Takeaways:  Results of the Test (4:16-5:12)

At first glance, this section seems to be a series of loose repetitions of what John has already taught. In truth, however, it is John showing the results of the tests put forth. We are told what happens when one passes the tests (i.e., is a true believer). Here is what we learn:  

First, “we have come to know and to believe the love that God has for us” (4:16). In the modern church, there seems to be a serious lack of the understanding of the love of God for the believer. Many suffer from a lack of trust in the Father’s love and goodness. Once someone has come to truly know and believe the love of God and abides in that love, John says His love is perfected in us (made complete).  

Second, because the love of God is being perfected in us, we “have confidence for the day of judgment” (v. 17). We have confidence because we are no longer afraid (v. 18). Here John speaks of fear in the sense of terror, not in the sense of the positive “fear of the Lord” that is holy and reverent.  

Third, one who has passed the tests loves his brother.  John says that it’s impossible for one to claim to love God yet hate his brother (v. 20). His logic is unassailable here. It is much easier to love one we can see and touch. Therefore, if one cannot love the one they can see and touch, how can he claim to love the One who is unseen, the One that we interact with through faith? He further ties all of this together. Keeping the commandments necessarily includes loving God and loving the brethren (5:2).

Before moving on, John reminds us that Christ’s commandments are not “burdensome” (v. 3). That is not to say that the act of love is not difficult at times or that a believer will not struggle. “Burdensome” in this context can be compared to the law which was called a yoke and a burden by other writers such as Peter and Paul. It was a burden because the people did not, in themselves have the power to obey, whereas now the Spirit-indwelt believer, with the new heart, has the power to obey; the law is written on his heart.  

Fourth, the one who passes the tests overcomes the world (v. 4). When the New Testament writers speak of overcoming the world, they do so in the sense of the spiritual. That is to say that one who has overcome the world has held steadfast to his faith and has not given in to the lusts and temptations of the world. It is through our faith that we overcome the world. John pointedly remarks that the only one capable of overcoming the world is the one who “believes that Jesus is the Son of God” (v. 5).   Finally, John tells us that whoever passes the tests has the very testimony of God within him. This testimony is concerning the One who came by water (referring to Christ’s baptism) and the blood (his death on the cross).  Whoever receives the Son of God (i.e., trusts in Him for salvation) has this testimony in himself (v. 10a). But, whoever denies the Son of God does not have the testimony, and also is calling God a liar. The testimony is that God has given His Son to us that we might have eternal life through Him (vv. 11-12).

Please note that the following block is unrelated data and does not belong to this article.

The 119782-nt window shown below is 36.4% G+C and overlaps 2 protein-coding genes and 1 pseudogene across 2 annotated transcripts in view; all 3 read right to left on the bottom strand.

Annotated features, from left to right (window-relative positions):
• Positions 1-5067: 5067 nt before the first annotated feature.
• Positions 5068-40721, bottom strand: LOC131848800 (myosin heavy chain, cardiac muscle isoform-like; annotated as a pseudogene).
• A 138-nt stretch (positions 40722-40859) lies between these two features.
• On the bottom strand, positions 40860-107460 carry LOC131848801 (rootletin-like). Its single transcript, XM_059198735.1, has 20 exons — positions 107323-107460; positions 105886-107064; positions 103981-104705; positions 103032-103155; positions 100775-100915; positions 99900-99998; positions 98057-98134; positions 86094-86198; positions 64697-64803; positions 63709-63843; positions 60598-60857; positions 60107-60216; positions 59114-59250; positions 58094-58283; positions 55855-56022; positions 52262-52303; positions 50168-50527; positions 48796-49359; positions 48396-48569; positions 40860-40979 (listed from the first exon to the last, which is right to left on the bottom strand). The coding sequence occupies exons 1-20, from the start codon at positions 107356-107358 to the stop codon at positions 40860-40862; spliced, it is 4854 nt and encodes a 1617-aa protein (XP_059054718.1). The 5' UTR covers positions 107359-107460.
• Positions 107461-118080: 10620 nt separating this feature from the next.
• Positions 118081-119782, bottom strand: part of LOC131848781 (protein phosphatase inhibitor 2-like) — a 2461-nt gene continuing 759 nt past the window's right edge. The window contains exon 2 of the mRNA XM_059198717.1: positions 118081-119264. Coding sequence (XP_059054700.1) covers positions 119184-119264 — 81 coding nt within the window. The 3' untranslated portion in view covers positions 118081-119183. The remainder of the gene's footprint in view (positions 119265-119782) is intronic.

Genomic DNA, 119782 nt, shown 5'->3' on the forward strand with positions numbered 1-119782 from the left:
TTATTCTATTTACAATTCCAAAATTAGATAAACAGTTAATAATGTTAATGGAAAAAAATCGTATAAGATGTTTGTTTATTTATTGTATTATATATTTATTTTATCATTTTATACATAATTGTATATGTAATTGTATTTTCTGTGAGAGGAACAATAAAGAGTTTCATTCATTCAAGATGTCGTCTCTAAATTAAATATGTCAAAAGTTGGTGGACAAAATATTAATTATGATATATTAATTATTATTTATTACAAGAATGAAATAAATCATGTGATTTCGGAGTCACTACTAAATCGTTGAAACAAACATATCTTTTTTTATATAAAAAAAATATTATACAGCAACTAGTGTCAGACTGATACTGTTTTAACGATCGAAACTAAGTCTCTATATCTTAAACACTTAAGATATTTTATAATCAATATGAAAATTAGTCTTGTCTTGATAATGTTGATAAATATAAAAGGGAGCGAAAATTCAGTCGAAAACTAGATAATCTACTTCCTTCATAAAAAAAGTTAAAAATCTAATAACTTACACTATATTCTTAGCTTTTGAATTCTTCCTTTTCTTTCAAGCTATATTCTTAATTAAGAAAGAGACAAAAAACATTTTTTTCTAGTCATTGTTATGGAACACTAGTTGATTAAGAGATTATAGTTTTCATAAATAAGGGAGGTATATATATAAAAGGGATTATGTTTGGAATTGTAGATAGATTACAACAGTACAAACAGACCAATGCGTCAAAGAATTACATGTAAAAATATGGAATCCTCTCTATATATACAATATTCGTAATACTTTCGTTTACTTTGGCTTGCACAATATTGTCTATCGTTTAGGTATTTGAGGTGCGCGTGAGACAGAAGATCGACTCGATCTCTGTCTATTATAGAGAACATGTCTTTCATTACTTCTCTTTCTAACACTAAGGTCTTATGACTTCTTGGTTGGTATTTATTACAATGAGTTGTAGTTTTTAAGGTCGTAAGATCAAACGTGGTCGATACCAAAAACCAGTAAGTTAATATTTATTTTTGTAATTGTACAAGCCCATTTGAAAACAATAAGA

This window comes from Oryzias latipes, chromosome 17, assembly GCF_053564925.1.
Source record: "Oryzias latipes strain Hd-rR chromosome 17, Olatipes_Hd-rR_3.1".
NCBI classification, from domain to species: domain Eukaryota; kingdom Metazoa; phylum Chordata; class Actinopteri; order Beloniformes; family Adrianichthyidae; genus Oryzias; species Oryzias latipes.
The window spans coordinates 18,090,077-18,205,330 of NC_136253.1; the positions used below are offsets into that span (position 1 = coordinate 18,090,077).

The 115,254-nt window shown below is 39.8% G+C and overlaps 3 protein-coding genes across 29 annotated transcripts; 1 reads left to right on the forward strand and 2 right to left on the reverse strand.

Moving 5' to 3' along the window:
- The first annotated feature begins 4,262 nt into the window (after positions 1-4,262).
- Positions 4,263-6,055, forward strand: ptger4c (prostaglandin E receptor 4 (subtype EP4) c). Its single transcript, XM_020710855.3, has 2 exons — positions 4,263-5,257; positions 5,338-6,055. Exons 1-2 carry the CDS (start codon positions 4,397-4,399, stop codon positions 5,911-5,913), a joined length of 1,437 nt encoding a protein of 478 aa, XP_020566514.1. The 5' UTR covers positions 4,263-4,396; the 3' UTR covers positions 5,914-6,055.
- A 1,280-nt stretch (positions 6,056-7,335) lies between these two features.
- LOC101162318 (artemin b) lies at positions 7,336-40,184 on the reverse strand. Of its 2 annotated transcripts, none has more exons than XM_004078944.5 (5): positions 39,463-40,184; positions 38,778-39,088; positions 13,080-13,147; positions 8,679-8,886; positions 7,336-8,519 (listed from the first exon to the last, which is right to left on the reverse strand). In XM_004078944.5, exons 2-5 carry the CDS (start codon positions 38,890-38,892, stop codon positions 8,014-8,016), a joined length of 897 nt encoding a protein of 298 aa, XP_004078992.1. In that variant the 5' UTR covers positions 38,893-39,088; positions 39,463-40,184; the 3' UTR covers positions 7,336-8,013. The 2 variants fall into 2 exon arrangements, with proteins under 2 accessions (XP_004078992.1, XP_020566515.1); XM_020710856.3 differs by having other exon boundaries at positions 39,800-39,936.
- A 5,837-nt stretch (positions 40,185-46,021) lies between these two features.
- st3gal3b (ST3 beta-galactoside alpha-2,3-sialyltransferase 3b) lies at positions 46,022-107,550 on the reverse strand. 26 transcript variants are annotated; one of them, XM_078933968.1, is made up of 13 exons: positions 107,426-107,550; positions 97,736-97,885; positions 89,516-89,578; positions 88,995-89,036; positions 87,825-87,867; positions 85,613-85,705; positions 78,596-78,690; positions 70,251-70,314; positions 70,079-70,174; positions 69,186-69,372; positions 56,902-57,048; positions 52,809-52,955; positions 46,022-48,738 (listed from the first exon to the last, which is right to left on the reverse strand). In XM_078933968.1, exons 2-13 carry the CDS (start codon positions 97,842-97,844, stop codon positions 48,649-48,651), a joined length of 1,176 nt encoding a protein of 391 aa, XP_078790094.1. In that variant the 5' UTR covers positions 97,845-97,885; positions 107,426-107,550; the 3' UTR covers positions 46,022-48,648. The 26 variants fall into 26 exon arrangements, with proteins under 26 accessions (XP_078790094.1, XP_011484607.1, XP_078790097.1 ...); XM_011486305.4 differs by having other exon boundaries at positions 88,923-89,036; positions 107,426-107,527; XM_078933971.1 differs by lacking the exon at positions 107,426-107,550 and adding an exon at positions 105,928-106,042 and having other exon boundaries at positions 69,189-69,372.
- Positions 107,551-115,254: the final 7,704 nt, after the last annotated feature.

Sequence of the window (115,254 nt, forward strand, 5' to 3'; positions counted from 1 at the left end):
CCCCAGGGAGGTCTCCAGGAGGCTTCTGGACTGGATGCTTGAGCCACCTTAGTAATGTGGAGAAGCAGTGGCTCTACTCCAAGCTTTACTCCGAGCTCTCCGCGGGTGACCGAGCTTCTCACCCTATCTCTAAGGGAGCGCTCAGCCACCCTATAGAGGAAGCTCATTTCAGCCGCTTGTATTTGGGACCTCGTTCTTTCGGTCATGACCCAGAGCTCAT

Continue to Part 6 of this series ===>>


Hindrances to the Mission–Money

From the title of this post, you “might” conclude that you’re going to read about an encouragement to give to missions. Well, giving to missions is of course needed! “How then will they call on him in whom they have not believed? And how are they to believe in him of whom they have never heard? And how are they to hear without someone preaching? And how are they to preach unless they are sent” (Rom. 10:14-15). What we give to support missionaries is vitally important.